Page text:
Hopelessly lodged in between Chad, Sudan, and the DRC, is the Central African Republic. Likewise in the CAR, French troops are busy fighting off rebels based in the north-east. The country which has been victim to a series of reckless dictators and coups in the last ten years or so, is mired in violence, and boasts around 300,000 displaced people of its own.

Sudan's biggest neighbour to the east is U.S. backed Ethiopia, which is fighting a religious war "on terror" against Somalia, and a territorial one against Eritrea. Ethiopia's internal affairs are extremely divided as well.

And the latest victim to fall, apparently a wonder of "economic development" and a bright beacon of exemplary "democracy" amidst the heart of darkness that is Africa, is Kenya. In the last two months or so after the presidential election was rigged in favour of the now illigetimate president Mwai Kibaki, ethnic violence has ravaged the country as the vast majority of oppostion Luos, Kalenjins, Luyhas, and Kisiis have taken to revenge killing of Kikuyus, the ethnic kin of Mwai Kibaki. They have done so in angry response to decades of political domination and exploitation by the Kikuyu oligarchy. Perhaps tens of thousands have died already, but for some reason the media will not admit to more than just over 1,000 deaths. Oddly enough, the violence and killings continue, yet that number has remained neutral for about a month.

But, perhaps the West's biggest concern in all this was making sure that Kenya's roses arrived to Europe on time for Valentine's Day. Millions of Africans are dying and they have no food, but lets first and foremost make sure that we mobilize manpower and resources so that February 14th isn't interrupted. The powers-that-be keep the rich populations ignorant, with extravagant, egocentric holidays. Pop culture is the opium of the masses. Kenya's prized export accounts for about one quarter of Europe's flower imports. A newsfeed from The Associated Press reported that "Armed escorts are being used to ensure Kenyan roses arrive in time for Valentine's Day", and that "Growers have charted planes, enlisted police to protect flower-truck convoys and made pleading calls to frightened workers urging them to return." It almost reminds of me Rwanda when French and American forces were sent in as the conflict intensified to fly their expatriates out of the country. All the white Europeans and Americans had the green light to go, but the Black Rwandans who were taking refuge inside a hospital surrounded by blood-thirsty Interahamwe rebels who were waiting outside with machetes, they weren't allowed to leave. This time it is flowers and not expatriates being flown out of Africa, but the Black gardeners are being pleaded to work and risk their lives so that the roses can be delivered on time for the white people. If only a catastrophic earthquake could rip apart Central Africa and the Great Lakes Region, and a powerful tsunami devastated the Swahili Coast, then maybe people would start paying attention.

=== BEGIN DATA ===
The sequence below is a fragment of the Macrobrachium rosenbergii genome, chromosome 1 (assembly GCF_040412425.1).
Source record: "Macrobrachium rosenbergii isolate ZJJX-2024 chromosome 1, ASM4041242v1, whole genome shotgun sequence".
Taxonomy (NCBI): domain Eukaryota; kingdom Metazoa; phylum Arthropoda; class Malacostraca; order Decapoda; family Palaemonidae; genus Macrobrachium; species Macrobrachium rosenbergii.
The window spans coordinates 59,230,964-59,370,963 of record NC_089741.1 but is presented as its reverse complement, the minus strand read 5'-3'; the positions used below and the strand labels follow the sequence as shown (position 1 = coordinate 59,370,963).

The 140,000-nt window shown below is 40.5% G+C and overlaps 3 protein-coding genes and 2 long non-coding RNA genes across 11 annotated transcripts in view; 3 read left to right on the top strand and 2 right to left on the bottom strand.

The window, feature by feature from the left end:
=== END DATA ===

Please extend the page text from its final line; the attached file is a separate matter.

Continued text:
Thursday, February 7, 2008

El Medico Del Siglo 21

On Monday February 4th 2008, Nabeel Yar Khan left Canada as the first student ever to go study medicine in Cuba at ELAM (Latin American School of Medicine). Each year Cuba trains thousands of doctors, hundreds among those students from the poorest, most remote, most neglected areas of countries all over the world. Cuba's internationalist mission in healthcare is a program which offers scholarships to poor students to study medicine on the island, with the intention for them to return to practice in their home communities in need, or wherever they may be needed througout the world. In the most dire situations all across the globe, Cuba also sends medical teams, always first on the scene, to secure those who are abandoned by the international community.